Mergers With Common Managers Are Typically Easier To Transact

Analysts expect increased consolidation to fuel Singapore-REITs’ next phase of growth.

Mergers and acquisitions are ways to lower the cost of
capital and improve performance, but not all mergers are the same.

One issue relates to the cost of the manager, says Charlene-Jayne Chang, Head of Capital Markets & Investor Relations, ESR-REIT. The industrialasset-focused REIT merged with Viva Industrial Trust last year in a deal worth about S$936.75 million (US$674.93 million).

“Acquirers tend not to want to pay for the manager,” says Chang. However, in the case of a merger between two REITs that have a common manager or sponsor, the negotiations are typically more straightforward.

Ascott Residence Trust (Ascott REIT) is merging with Ascendas Hospitality Trust (A-HTrust), and CapitaLand Limited owns the sponsors of the two REITs. OUE Commercial REIT (OUE C-REIT) merged with OUE Hospitality Trust earlier this year, and they are both sponsored by OUE Limited.

The ESR-REIT and Viva Industrial Trust transaction, touted as the first-ever merger of two S-REITs, is one of the few REIT mergers in the past year where the managers of the individual REIT are not related.  

ESTR-REIT’s Charlene Chang

ESR-REIT,which is backed by private equity firm Warburg Pincus, treated the manager’s value as a transaction cost, with benefits accruing over the longer term via scale and synergies, Chang explains. This has helped to facilitate the ESR-REIT and Viva REIT transaction, says Chang. She added that in some cases, the managers were internalised before the deals were done. An example of this is Blackstone’s buyout of Croesus Retail Trust in 2017.

Merging To Build Scale

The Singapore REIT sector has seen at least S$5 billion worth of merger and acquisition transactions in the last three years. The merger with the most extensive portfolio of properties will be the combined Ascott Residence Trust (Ascott REIT) and Ascendas Hospitality Trust (A-HTrust) group, which will have total assets valued at S$7.6 billion based on March 31, 2019 financial data. This is followed by OUE Commercial REIT’s tie-up with OUE
Hospitality Trust, which marks the first-ever merger of two S-REITs belonging to different asset classes.

BoAML Martin Siah

“The current S-REIT consolidation activity is primarily underpinned by the capital markets’ focus on their increasing scale and trading liquidity, and their ability to compete effectively for acquisition growth, particularly against private markets players,” says Martin Siah, Head of Asia Pacific Real Estate, Gaming and Leisure at Bank of America Merrill Lynch. The bank was the sole financial adviser to Viva Industrial Trust and OUE Hospitality Trust on their respective merger with ESR-REIT and OUE Commercial REIT.

“The disparity between large and small REITs simply widens over time,” says ESR-REIT’s Chang. “There are also implications beyond acquisitions and in asset enhancement initiatives. For example, industrial today is less manufacturing centric and certain industrial buildings like data centres require more investment to keep current. A higher cost of capital will be a vicious cycle that hampers a REIT from keeping their portfolio current,” she explains.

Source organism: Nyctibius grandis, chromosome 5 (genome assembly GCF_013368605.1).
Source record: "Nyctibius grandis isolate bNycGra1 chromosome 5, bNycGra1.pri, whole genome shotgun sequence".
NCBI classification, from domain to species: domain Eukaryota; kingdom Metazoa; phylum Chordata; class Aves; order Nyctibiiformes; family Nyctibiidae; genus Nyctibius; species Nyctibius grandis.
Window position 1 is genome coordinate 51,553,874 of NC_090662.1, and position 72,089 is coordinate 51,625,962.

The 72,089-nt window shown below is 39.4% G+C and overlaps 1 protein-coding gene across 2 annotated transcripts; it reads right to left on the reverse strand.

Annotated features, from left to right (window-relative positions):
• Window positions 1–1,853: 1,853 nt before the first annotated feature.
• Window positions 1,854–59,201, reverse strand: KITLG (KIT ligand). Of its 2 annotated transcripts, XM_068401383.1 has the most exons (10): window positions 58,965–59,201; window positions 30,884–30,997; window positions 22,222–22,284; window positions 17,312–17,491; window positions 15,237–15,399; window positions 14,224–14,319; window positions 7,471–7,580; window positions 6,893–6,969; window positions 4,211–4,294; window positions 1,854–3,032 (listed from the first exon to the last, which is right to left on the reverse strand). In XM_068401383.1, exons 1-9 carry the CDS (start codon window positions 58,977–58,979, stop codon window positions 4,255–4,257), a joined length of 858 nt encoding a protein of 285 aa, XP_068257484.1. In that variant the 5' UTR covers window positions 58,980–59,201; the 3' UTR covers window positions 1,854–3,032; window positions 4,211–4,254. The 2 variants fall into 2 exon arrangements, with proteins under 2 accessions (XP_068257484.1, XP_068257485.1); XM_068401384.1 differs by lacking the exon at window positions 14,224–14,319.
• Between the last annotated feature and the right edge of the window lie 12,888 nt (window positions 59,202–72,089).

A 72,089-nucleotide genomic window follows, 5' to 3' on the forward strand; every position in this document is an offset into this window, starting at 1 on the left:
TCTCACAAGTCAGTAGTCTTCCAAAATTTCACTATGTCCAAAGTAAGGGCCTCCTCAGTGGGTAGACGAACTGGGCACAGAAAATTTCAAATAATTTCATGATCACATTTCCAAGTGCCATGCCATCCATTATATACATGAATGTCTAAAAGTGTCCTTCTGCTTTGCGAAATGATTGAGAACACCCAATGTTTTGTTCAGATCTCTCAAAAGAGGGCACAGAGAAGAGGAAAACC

Expanding Overseas And Competing With Private Equity

According to KPMG, more than 70% of Singapore CBD Grade A-office stock is already owned by S-REITs and local developers. As such, REITs’ acquisition of assets outside Singapore has intensified in recent years because managers are searching for yield-accretive assets to improve distributions to investors. Generally, the bigger the REIT, the better it can finance acquisitions and seek quality assets.

RHB Research Institute said in a note that the trend is likely to continue, with smaller REITs feeling the pressure.

Smaller REITs tend to trade at a discount due to the lack of liquidity and often fall under the radar of larger institutional funds. Consolidation is a natural option for REIT managers who are looking at their REITs’ next phase of growth. We should expect more to come as the sector matures,” says Beh Siew Khim, Chief Executive Officer of Ascott Residence Trust Management Limited.

Beh explains that mergers allow for the creation of bigger trusts with larger market capitalisations, which will result in higher trading liquidity and greater institutional investor following. “Secondly, size also brings about other benefits such as greater access to growth opportunities, including development and conversion projects. Lastly, larger trusts are usually better able to tap the capital markets for funding. All these will result in a lower cost of capital, more growth opportunities for the trust and hence enhanced returns to unitholders,” she says.

Leverage Ratio

S-REITs may fund a merger or acquisition through debt or equity as long as they keep the debt to equity ratio at below 45%. However, the Monetary Authority is considering raising the limit to enable REITs to better compete against private capital and foreign REITs when making real estate acquisitions.

According to KPMG, the industry’s market value has grown at a 22% compounded annual growth rate over the last ten years. REITs’ investment mandates have expanded far beyond Singapore’s shores.

To date, 80% of S-REITs and property trusts own offshore assets across the Asia Pacific, South Asia, North America and Europe.

Larger REITs will have better acquisition competitiveness, particularly against private market players, says Siah. “The confluence of relative trading prices, which facilitates scrip-for-scrip mergers, the low-interest-rate environment and S-REIT sponsors’ willingness to merge their platforms has helped to drive consolidation activity,” he adds.